Network AccessDespite a general decline in network costs, 1 in 3 respondents (32%) felt that the cost of access was still a point of pain for their organization. SD-WAN, or software-defined networking, is an emerging tool to bond and manage networks and is a potential solution for these organizations.However, much like where the cloud was years ago, respondents seem to be hesitant to try the service and/or are unaware of the technology. Approximately 45.5% were not familiar with SD-WAN and just 28% had evaluated it as a potential solution. Overall, just 11.5% of respondents had deployed SD-WAN for their headquarters and 10% had deployed the solution for branch locations.
BudgetsAs you might predict from the data presented so far, budgets for cloud services are increasing or remaining steady. 46.5% said their budget increased in 2016 and 48% of respondents expect their budget for cloud to increase again in 2017. The increase in budget in 2016 aligns closely with expectations from 2015 where about half expected their budget to increase the following year. Budget concerns were cited as a barrier by approximately 1 in 3 respondents (37%); a 7% uptick from 2016.How IT’s available budget will be applied may be markedly different from years past as businesses shift to an OPEX model. In 2017 we began asking about respondent’s organizations’ preferred buying model and of the 681 that expressed a preference, 53% preferred OPEX to CAPEX.
Cloud Beliefs: What Do You Believe?Over the last several years “The Cloud” has grown from a promising rookie to a high performing, dependable pro that is embraced by the entire organization. With the promise of cost savings, disaster avoidance & recovery, and a flexible/scalable computing environment, “The Cloud” has turned into quite the all-star.Based on the survey results, nearly 9 out of 10 respondents (90.5%) agreed that cloud computing is the future model of IT. In terms of believing in the value of the cloud, 72.5% of respondents say they are cloud “believers.” Just 12% of those surveyed still feel they need more information to decide and just 15.5% remain unconvinced about the cloud.
9 out of 10 agreed that cloud computing is the futureBENCHMARK: Executives and IT Professionals that consider themselves Cloud believers
- 2013: 53%
- 2014: 58.5%
- 2015: 67.5%
- 2016: 72.5%
Services in the CloudDeployment in the cloud has sped up significantly, and businesses maintained their numbers in 2016 with those surveyed reporting they had an average of 4 services in the cloud. Adoption was even faster for those who considered themselves “cloud believers” with an average of 4.25 hosted services. Even those that stated they were unconvinced about the cloud were on the cloud track, however. 76% of the unconvinced were using cloud services and averaged two cloud services.Perhaps most interestingly, of those without any cloud services today, 68% expect to migrate some cloud services in the next three years. The services most attractive to this group are data backup, servers/data centers, Microsoft products such as Exchange and Office, and phone systems.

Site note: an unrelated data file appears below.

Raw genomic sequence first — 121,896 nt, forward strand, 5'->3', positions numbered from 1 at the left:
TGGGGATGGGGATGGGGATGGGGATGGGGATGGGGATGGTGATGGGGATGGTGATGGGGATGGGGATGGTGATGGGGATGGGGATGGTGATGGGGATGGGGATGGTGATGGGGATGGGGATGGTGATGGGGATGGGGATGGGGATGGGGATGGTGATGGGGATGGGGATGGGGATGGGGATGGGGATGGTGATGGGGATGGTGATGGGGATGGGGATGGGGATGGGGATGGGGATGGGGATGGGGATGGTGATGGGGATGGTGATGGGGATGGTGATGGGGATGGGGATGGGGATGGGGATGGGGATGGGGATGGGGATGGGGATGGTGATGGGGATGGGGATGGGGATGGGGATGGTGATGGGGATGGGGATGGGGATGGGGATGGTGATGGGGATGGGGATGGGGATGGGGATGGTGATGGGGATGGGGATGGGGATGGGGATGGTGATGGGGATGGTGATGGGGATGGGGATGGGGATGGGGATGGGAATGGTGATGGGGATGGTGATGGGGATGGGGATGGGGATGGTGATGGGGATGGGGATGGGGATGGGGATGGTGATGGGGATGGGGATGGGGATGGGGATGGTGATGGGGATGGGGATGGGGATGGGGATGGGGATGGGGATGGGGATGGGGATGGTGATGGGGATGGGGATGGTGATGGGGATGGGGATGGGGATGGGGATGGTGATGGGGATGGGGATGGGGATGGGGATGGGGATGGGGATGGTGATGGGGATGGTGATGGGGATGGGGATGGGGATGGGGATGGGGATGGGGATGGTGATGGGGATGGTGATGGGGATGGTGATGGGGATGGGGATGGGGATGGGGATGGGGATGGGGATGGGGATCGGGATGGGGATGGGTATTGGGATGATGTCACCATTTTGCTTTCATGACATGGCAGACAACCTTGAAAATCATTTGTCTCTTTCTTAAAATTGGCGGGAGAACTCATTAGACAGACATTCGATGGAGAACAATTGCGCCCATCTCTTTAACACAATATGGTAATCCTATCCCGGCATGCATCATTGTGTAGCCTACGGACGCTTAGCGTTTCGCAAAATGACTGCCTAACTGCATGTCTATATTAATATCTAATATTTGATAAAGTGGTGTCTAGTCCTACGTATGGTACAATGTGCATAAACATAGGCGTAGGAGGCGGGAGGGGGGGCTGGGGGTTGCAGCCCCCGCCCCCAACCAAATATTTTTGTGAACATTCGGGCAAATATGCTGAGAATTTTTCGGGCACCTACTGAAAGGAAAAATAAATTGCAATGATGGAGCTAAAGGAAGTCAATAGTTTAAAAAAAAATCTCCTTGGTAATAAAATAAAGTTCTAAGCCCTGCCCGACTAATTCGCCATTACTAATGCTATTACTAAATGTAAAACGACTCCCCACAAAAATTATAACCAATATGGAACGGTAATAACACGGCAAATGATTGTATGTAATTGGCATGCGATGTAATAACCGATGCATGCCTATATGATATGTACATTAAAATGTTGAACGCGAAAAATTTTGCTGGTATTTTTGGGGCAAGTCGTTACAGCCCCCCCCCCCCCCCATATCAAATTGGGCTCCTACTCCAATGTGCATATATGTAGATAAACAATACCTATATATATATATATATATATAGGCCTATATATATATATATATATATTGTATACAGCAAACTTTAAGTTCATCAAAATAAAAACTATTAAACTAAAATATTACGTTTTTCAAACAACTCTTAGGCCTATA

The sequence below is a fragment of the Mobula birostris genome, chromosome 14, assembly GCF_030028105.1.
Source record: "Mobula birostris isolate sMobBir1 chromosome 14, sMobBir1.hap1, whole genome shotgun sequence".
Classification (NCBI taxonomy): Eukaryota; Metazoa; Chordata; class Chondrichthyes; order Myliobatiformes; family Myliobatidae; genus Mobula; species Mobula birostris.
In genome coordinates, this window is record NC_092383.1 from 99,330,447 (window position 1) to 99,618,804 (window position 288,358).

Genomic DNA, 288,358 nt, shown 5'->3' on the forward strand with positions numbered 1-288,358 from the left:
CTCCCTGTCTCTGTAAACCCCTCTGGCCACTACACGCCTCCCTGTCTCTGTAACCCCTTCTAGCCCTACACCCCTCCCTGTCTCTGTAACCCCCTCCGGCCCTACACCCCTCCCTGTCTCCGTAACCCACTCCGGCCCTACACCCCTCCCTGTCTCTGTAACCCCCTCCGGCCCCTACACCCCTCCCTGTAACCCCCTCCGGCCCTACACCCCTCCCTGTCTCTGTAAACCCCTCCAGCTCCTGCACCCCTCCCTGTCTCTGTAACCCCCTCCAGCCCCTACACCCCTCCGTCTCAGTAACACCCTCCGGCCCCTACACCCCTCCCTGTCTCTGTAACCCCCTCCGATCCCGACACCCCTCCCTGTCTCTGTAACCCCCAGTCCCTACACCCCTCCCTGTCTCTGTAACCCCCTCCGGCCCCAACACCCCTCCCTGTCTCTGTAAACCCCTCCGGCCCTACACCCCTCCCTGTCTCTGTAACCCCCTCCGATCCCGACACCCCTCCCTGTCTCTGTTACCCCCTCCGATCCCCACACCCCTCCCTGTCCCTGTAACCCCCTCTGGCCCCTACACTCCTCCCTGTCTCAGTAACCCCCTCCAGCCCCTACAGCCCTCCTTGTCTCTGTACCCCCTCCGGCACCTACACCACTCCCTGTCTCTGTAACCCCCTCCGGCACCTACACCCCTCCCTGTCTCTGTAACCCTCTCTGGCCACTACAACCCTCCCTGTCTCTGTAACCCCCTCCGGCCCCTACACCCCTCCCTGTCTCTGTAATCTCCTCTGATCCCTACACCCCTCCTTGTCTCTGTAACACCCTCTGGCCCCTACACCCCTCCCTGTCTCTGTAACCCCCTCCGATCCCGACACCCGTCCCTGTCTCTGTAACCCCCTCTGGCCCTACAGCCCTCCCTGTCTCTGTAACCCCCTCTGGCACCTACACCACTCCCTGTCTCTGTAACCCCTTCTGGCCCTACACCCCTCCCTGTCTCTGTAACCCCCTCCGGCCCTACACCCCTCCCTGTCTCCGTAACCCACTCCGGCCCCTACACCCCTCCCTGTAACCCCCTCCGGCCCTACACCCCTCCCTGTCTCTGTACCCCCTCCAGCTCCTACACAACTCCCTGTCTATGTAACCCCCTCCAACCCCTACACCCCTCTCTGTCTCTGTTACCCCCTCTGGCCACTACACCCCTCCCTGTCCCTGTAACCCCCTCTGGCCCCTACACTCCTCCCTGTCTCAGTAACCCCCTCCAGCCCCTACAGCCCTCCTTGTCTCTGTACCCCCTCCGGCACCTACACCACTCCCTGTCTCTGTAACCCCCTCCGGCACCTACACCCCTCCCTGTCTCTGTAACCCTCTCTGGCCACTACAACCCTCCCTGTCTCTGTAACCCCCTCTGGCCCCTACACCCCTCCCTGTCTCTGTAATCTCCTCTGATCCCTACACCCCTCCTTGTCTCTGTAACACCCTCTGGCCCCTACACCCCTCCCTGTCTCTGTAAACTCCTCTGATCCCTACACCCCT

Deploying Cloud ServicesA major change in last year’s study was an over 100% increase (from 24% to 50%) in those indicating that if they could “replay the down” on their last cloud deployment, (meaning do it over), they would use a third party instead of attempting it themselves. This number dropped slightly in 2017 to 44.5% but remains a point of concern for those deploying services independently. Also in line with 2016’s results were the number of cloud deployments that were handled internally; 53.5% kept it in the locker room while 46.5% outsourced to a third party – these numbers were essentially unchanged.Despite the assumed issues indicated by a DIY approach, respondents are still comfortable with their team’s knowledge of the cloud. In fact, only 2 in 10 (22.5%) indicated a “lack of staff knowledge” about the cloud as a concern. Furthermore, when asked if their staff could “implement a cloud strategy independently,” 63% said yes. That number, as expected, dropped to 4 in 10 (43%) when looked at by those who would outsource if they had to start again.phone systems, call centers, desktops, etc. When we looked at the data by company size, we found that even half of the enterprise respondents (48.5%) preferred a single vendor option.One interesting takeaway from the data appeared when we compared C-suite executives to IT managers and Directors in this category. While 51.5% of the IT pros preferred this methodology, fully 67% of executives would prefer working with a single CSP.
Expectations for Cloud BenefitsThe cloud adoption survey has been running since 2013, and while adoption, budget, and belief in the cloud have changed over the years, the expectations for the cloud are virtually unchanged. In fact, both in terms of percentages as well as a stack rank, the data is remarkably consistent.This year, the top three expected benefits are:
- Greater Scalability
- Disaster Avoidance / Business Continuity
Evolve IP – Our Take on TCOTotal Cost of Ownership, in theory, should be an easily identifiable benefit to cite after deploying cloud services. However, the shift from a CAPEX to an OPEX model makes quantifying actual TCO extremely difficult for organizations that don’t have a sophisticated method for identifying, measuring and comparing all of the cost centers in a premise-based solution vs. cloud services.At Evolve IP we have grouped these into 7 “vaults” and put together a process that helps organizations better predict and account for their true costs. The vaults are:
- Physical data center/hardware
- Software & licensing
- Power and environmental
- Hardware maintenance and software assurance